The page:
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RVP and Januzaj deserve time

Manchester United 55 minutes ago
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50-50: Liverpool vs. Real Madrid

Champions League 1 day ago
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By ESPN Staff
Jul 30, 2008

Calderon waiting on end to Ronaldo 'soap opera'

Real Madrid president Ramon Calderon admits he can do little more as the club wait for a conclusion to the 'soap opera' of Manchester United star Cristiano Ronaldo's future.

The Portugal winger has been tracked by Real all summer, although United are adamant they are not prepared to sell the man whose goals helped them to Premier League and Champions League glory last season.

Ronaldo has refused to confirm whether he believes his immediate future lies at Old Trafford or the Bernabeu, although he has yet to issue a firm committment to the Red Devils, and Calderon has once again claimed that his club are little more than spectators in the matter.

'Look, this is a problem that wasn't created by Real Madrid,' he told Spanish sports daily AS.

'Madrid are just spectators in this soap opera.

'At the moment Manchester United and the player are in an argument and Madrid are waiting...and we can't do any more for the time being.

'Obviously, it's clear that we want Cristiano with the quality that he has. But there is a contractual problem that United and the player have to resolve, not us.

'Will he persuade the club to let him go? I can't say that. That question's for the player, who has publicly said his dream is to play for Madrid.

'We hear those words with pride and satisfaction, but his departure doesn't only depend on Cristiano. United are the ones that have to sort it out and it will either happen or not.'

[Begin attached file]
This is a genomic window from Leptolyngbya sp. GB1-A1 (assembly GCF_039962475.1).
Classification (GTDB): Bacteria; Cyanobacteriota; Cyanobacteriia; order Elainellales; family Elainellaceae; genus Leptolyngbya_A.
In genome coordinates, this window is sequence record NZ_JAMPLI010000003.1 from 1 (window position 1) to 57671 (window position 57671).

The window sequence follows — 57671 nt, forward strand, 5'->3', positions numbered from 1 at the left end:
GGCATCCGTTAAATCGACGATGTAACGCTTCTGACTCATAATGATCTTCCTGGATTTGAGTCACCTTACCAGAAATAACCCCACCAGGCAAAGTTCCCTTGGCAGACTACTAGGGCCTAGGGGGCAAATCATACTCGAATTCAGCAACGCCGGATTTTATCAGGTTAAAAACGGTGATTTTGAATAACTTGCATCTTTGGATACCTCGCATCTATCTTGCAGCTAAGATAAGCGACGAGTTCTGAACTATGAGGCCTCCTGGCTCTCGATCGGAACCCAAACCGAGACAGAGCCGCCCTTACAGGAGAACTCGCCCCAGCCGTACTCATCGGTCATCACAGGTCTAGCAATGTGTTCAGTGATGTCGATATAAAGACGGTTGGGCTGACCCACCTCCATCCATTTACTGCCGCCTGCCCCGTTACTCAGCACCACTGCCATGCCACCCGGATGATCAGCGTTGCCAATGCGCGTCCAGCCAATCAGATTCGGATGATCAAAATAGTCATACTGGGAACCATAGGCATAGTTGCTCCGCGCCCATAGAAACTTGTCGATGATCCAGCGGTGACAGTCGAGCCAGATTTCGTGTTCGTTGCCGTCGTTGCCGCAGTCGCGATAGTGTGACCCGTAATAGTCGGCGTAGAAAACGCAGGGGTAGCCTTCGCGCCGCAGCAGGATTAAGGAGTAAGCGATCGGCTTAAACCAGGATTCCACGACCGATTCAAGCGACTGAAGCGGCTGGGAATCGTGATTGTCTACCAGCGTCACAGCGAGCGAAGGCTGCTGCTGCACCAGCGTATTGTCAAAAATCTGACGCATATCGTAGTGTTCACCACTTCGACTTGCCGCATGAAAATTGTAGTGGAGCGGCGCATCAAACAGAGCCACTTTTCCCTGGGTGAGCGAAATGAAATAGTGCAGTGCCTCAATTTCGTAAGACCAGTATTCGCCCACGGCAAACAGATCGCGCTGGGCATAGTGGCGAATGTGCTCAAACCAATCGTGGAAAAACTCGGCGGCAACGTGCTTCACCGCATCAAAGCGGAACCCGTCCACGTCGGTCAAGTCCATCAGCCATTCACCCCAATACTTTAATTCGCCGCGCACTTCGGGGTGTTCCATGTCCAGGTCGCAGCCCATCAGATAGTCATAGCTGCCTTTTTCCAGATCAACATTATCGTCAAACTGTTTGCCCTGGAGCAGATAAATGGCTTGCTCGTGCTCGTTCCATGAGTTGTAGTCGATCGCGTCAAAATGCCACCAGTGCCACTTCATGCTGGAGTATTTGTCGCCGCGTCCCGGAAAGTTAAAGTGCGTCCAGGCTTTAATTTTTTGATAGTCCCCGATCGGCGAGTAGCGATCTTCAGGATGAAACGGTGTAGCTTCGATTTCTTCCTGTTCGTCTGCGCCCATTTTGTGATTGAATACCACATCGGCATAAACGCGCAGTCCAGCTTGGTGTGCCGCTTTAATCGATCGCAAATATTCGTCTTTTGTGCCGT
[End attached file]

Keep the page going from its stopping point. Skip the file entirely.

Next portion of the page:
Ronaldo, who is recovering from ankle surgery, is yet to return to Manchester, but Calderon believes when he finally does it could be decisive for player and club.

'It could happen then, but it's true that we have to wait developments,' he continued. 'Everyone's thinking so much about this matter that people can get confused and I understand that they're fed up.

'They (United and Ronaldo) will talk next week and if after this conversation United decide to sell him, then of course Madrid will be there.'

Madrid have publicly courted Ronaldo all summer, to the Premier League side's fury.

United reported the Spanish giants to FIFA, but Calderon insists his club have nothing to feel guilty about.

'I would like to remind everyone that Madrid didn't generate this expectation but the player himself,' he added. 'The club has been respectful.

'(To want to sign him) is a natural and logical desire, equal to that of Chelsea wanting Robinho and (Iker) Casillas or United wanting Sergio Ramos. We didn't blow this all up. The club at which I'm president sleeps with a clear conscience.'

Madrid know a world-record fee would have to be paid to bring Ronaldo to the Bernabeu.

There was talk of selling Robinho to offset some of the cost, with Chelsea admitting they were interested in the Brazilian, or using him as part of swap deal for Ronaldo - an idea which infuriated the Madrid star.

Coach Bernd Schuster is adamant that Robinho will remain at the club next season, and Calderon claims there is no reason to offload him.

'The coaches believe they (Ronaldo and Robinho) are compatible and Madrid don't need to raise funds to buy,' he continued. 'To sign Cristiano we don't need to sell anyone and even less so Robinho. It's not like that at all.

'I don't have any reason to think that Robinho is unhappy. Schuster adores him, his team-mates want him and last year he was very happy at the Bernabeu.

'If he wasn't happy and wanted to leave we wouldn't fight to change his mind. But I don't think that's the case.

'It's absurd to plan someone's transfer if they're happy and I firmly believe that.'

If Ronaldo does go to the Primera Liga champions there has been talk of massive pay package, but the Real chief insists that is not one of the reasons the 23-year-old is so desperate for a move to the Bernabeu.

'Look, when a footballer leaves a big club it's not for the money,' said Calderon. 'They leave because they're not happy with what's around them, the sporting project, their family life, the coach and his decisions...

'In that case it's better to let them leave.

'I don't want a single player in my Madrid who's unhappy. But we have the good fortune that in this Madrid the 25 we have are happy.'

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